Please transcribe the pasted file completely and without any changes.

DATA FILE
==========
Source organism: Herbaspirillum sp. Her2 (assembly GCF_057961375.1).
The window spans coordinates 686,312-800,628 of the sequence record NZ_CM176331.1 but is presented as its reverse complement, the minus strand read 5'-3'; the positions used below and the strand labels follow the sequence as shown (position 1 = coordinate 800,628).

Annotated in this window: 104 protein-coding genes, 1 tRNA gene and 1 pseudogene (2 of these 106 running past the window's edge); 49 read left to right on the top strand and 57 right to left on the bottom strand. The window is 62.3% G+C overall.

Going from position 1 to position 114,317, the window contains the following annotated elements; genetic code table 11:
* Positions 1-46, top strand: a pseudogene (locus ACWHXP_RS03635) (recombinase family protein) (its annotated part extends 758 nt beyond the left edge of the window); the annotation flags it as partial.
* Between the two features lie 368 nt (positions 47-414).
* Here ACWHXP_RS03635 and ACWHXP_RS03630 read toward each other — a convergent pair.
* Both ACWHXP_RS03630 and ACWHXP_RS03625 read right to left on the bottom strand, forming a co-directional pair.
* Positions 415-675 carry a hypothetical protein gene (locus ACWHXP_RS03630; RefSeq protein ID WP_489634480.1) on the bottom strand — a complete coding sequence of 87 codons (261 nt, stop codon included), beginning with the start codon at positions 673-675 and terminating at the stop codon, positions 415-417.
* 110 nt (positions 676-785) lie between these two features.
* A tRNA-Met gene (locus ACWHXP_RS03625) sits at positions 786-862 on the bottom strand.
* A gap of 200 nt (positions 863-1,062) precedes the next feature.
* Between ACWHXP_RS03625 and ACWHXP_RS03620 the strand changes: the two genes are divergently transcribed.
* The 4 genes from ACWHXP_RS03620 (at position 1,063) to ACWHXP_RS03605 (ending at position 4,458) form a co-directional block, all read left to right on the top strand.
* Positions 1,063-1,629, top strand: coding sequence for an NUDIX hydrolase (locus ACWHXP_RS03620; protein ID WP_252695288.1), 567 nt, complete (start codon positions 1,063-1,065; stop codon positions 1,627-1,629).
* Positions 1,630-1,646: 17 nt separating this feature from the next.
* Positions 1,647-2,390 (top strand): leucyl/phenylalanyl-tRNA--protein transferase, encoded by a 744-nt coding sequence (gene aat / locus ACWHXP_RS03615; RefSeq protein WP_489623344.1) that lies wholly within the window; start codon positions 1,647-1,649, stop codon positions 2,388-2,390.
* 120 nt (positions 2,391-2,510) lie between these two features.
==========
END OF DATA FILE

Source organism: Herbaspirillum sp. Her2 (assembly GCF_057961375.1).
The window spans coordinates 686,312-800,628 of the sequence record NZ_CM176331.1 but is presented as its reverse complement, the minus strand read 5'-3'; the positions used below and the strand labels follow the sequence as shown (position 1 = coordinate 800,628).

Annotated in this window: 104 protein-coding genes, 1 tRNA gene and 1 pseudogene (2 of these 106 running past the window's edge); 49 read left to right on the top strand and 57 right to left on the bottom strand. The window is 62.3% G+C overall.

Going from position 1 to position 114,317, the window contains the following annotated elements; genetic code table 11:
* Positions 1-46, top strand: a pseudogene (locus ACWHXP_RS03635) (recombinase family protein) (its annotated part extends 758 nt beyond the left edge of the window); the annotation flags it as partial.
* Between the two features lie 368 nt (positions 47-414).
* Here ACWHXP_RS03635 and ACWHXP_RS03630 read toward each other — a convergent pair.
* Both ACWHXP_RS03630 and ACWHXP_RS03625 read right to left on the bottom strand, forming a co-directional pair.
* Positions 415-675 carry a hypothetical protein gene (locus ACWHXP_RS03630; RefSeq protein ID WP_489634480.1) on the bottom strand — a complete coding sequence of 87 codons (261 nt, stop codon included), beginning with the start codon at positions 673-675 and terminating at the stop codon, positions 415-417.
* 110 nt (positions 676-785) lie between these two features.
* A tRNA-Met gene (locus ACWHXP_RS03625) sits at positions 786-862 on the bottom strand.
* A gap of 200 nt (positions 863-1,062) precedes the next feature.
* Between ACWHXP_RS03625 and ACWHXP_RS03620 the strand changes: the two genes are divergently transcribed.
* The 4 genes from ACWHXP_RS03620 (at position 1,063) to ACWHXP_RS03605 (ending at position 4,458) form a co-directional block, all read left to right on the top strand.
* Positions 1,063-1,629, top strand: coding sequence for an NUDIX hydrolase (locus ACWHXP_RS03620; protein ID WP_252695288.1), 567 nt, complete (start codon positions 1,063-1,065; stop codon positions 1,627-1,629).
* Positions 1,630-1,646: 17 nt separating this feature from the next.
* Positions 1,647-2,390 (top strand): leucyl/phenylalanyl-tRNA--protein transferase, encoded by a 744-nt coding sequence (gene aat / locus ACWHXP_RS03615; RefSeq protein WP_489623344.1) that lies wholly within the window; start codon positions 1,647-1,649, stop codon positions 2,388-2,390.
* 120 nt (positions 2,391-2,510) lie between these two features.